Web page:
SA loses cheapest power spot to Canada

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Arnot Power Station, Middelburg, South AfricaImage via Wikipedia

Canada has surpassed South Africa as the cheapest global provider of electricity, a new survey by energy cost management consultancy NUS Consulting shows.
The ‘2011 International Electricity Report and Price Survey’, which analyses 16 countries, also cautions that South Africa is unlikely to recapture its long-held position as lowest-priced provider, owing to increases that have already been approved for the period 2010 to 2013 and further increases that may be approved beyond that point. Eskom has already indicated that it may seek a further two increases of 25% a year for the next price determination period from 2013 to 2016.
The report records Canada’s cost per kilowatt-hour (kWh) as US7.98c, following a 3.1% rise in that country’s prices for the 12 months to April 2011. It calculates South Africa’s prices as being 7% higher, at US8.55c/kWh, on the back of a 27.8% increase during the period of review.
Italy and Germany remain the most expensive countries surveyed, with prices of US19.70c/kWh and US18.56c/kWh respectively, while Spain, with a 16.4% increase in the period, produced the third most expensive power at US15.37c/kWh.
NUS Consulting South Africa’s acting GM Michelle Lamprecht tells Engineering News Online that the survey is based on prices as of June 1, 2011, for the supply of 1 000 kW with 450 hours use – the typical consumption of a medium-sized factory, or a large commercial property.
The prices were derived from the eThekwini, Ekurhuleni, Johannesburg, Tshwane, Cape Town, as well as direct Eskom sales and have been adjusted for a dollar/rand exchange rate of 0.1463. For deregulated supplies internationally, June 1 contract pricing was obtained during the week of April 26, 2011.
Lamprecht notes that, in line with the National Energy Regulator of South Africa’s (Nersa’s) award of average price increases of 25% a year between 2010 and 2013, South Africa is “unlikely to regain the number one spot for cheap electricity in the foreseeable future.”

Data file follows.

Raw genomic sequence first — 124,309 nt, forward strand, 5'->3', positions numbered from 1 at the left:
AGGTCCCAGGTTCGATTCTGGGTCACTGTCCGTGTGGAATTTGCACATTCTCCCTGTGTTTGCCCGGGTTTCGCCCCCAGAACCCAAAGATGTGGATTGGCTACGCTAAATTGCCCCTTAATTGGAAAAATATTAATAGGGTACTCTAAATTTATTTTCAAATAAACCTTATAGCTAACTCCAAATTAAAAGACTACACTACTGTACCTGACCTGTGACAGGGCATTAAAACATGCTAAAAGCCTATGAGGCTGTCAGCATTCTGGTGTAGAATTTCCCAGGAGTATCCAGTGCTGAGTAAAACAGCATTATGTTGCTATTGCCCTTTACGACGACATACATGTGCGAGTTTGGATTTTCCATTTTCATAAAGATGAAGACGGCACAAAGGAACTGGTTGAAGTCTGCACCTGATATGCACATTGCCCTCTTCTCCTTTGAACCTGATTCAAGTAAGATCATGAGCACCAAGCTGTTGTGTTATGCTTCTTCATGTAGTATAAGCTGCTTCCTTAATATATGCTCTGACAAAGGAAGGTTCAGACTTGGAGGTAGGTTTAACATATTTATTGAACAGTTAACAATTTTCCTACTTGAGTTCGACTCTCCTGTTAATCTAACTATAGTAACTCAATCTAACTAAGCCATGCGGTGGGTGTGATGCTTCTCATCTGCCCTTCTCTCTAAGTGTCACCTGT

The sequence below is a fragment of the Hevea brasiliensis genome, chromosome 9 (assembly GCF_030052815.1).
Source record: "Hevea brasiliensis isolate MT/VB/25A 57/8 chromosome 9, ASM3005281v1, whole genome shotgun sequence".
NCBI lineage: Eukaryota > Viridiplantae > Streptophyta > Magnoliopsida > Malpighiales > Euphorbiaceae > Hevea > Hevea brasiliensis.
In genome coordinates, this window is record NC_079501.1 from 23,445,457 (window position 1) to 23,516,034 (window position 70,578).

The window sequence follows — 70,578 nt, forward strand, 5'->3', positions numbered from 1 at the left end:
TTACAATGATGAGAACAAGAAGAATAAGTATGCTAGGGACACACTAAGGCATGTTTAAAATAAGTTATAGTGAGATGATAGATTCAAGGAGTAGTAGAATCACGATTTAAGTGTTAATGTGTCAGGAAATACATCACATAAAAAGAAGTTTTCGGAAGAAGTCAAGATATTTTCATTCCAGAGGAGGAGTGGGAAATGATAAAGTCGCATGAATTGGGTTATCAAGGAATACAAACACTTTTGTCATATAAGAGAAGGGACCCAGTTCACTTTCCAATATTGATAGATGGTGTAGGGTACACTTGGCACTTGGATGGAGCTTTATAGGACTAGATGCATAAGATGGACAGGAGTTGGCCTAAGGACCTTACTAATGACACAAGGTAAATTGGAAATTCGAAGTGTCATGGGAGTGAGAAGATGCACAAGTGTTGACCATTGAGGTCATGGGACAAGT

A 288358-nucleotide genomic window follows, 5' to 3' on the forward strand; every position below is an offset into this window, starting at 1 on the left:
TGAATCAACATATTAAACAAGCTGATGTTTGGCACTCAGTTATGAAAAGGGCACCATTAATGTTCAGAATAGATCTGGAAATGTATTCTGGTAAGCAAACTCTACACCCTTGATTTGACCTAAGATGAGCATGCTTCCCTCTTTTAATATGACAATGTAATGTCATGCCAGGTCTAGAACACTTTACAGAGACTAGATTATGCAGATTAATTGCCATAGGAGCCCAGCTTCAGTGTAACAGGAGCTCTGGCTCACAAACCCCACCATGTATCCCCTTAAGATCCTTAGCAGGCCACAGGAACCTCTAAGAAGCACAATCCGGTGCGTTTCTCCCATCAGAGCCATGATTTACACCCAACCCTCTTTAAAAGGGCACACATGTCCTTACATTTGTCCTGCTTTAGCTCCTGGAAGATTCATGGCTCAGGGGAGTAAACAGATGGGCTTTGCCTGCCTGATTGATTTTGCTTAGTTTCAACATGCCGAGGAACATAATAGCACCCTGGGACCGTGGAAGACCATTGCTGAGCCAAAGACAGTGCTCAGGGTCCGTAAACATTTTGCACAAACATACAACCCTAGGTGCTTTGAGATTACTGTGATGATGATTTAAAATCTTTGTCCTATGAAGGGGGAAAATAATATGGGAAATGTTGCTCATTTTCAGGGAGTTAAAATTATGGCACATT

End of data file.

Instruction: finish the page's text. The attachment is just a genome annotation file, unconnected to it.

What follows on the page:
South Africa 27.8% increase was also the highest recorded in the 2011 survey, but the country was not alone in implementing increases of more than 20%. Germany and Finland’s costs increased by 24.8% to US18.56c/kWh and US12.11c/kWh respectively, the UK recorded an increase of 24.5% to US15.10c/kWh, while Poland’s cost rose 21% to US11.87c/kWh.
The Energy Intensive User Group’s Mike Rossouw says that the survey confirms industry’s view that South Africa has officially forfeited it lowest-cost advantage.
He also tells Engineering News Online that the position will “never” be recaptured, owing to the fact that South Africa has to build new capacity at a time when prices for new generation are high. Further, it will have to replace much of Eskom’s amortized fleet from 2020 onwards.
Econometrix economist Tony Twine concurs, saying that South Africa will continue to shift up the cost curve for the foreseeable future and will, thus, “permanently lose” its long-held position as the world’s cheapest producer.
Prior to the power crisis of 2008 and the recent rounds of Nersa-approved increases, Eskom argued that South Africa’s tariff were unsustainable and that its industrial tariffs were 70% cheaper than the next cheapest, being Canada.
VICIOUS CYCLE
However, industry is warning that even South Africa’s industrial prices are no longer cheap. In fact, ArcelorMittal South Africa’s chief technical officer Jean-Jacques Aernouthas told Engineering News Online that the group is looking at further energy savings and power generation projects to enable its mills to adapt to power prices that are already at German levels and are set to breach Italian-type levels in the not too distant further.
Rossouw warns that, unless South Africa manages its price path in the coming years, it could enter a “vicious circle”, whereby energy-intensive companies retreat, which, in turn, could lower sales and result in yet higher prices as Eskom and others sought to recoup their revenue entitlement.
In other words, surging prices could result in even less minerals beneficiation and manufacturing, which goes against the current economic-policy grain.
Twine says surging prices will force companies to adopt conservation schemes as they “learn to use less electricity per ounce of gross domestic product, as it were”. He adds that the greater cost reflectivity should also stimulate the introduction of independent power producers.
But Twine believes that difficult economic and political choices will have to be made as South Africa moves to implement its Integrated Resource Plan (IRP) for electricity between now and 2030.
Rossouw argues that the IRP cannot and will not be static and will have to adjust to the threats posed by a price path that rises too aggressively.

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